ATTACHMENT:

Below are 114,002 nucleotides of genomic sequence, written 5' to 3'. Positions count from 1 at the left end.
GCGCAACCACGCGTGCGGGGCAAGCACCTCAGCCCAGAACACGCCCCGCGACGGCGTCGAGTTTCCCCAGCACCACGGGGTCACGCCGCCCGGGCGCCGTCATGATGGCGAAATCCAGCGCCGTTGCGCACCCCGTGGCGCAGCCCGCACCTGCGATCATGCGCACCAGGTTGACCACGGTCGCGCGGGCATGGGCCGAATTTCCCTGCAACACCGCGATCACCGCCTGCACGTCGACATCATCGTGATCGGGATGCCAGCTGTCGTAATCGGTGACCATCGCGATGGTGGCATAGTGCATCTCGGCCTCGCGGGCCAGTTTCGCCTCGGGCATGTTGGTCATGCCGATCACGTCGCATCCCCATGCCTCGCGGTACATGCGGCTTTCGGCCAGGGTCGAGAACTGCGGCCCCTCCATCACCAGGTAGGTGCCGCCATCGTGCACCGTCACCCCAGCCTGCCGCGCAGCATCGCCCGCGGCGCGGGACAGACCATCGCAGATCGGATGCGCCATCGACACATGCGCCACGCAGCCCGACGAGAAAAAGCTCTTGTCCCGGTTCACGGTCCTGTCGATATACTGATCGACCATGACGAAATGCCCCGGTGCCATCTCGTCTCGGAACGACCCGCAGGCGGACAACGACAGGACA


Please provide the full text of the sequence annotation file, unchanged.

Below are 114,002 nucleotides of genomic sequence, written 5' to 3'. Positions count from 1 at the left end.
GCGCAACCACGCGTGCGGGGCAAGCACCTCAGCCCAGAACACGCCCCGCGACGGCGTCGAGTTTCCCCAGCACCACGGGGTCACGCCGCCCGGGCGCCGTCATGATGGCGAAATCCAGCGCCGTTGCGCACCCCGTGGCGCAGCCCGCACCTGCGATCATGCGCACCAGGTTGACCACGGTCGCGCGGGCATGGGCCGAATTTCCCTGCAACACCGCGATCACCGCCTGCACGTCGACATCATCGTGATCGGGATGCCAGCTGTCGTAATCGGTGACCATCGCGATGGTGGCATAGTGCATCTCGGCCTCGCGGGCCAGTTTCGCCTCGGGCATGTTGGTCATGCCGATCACGTCGCATCCCCATGCCTCGCGGTACATGCGGCTTTCGGCCAGGGTCGAGAACTGCGGCCCCTCCATCACCAGGTAGGTGCCGCCATCGTGCACCGTCACCCCAGCCTGCCGCGCAGCATCGCCCGCGGCGCGGGACAGACCATCGCAGATCGGATGCGCCATCGACACATGCGCCACGCAGCCCGACGAGAAAAAGCTCTTGTCCCGGTTCACGGTCCTGTCGATATACTGATCGACCATGACGAAATGCCCCGGTGCCATCTCGTCTCGGAACGACCCGCAGGCGGACAACGACAGGACA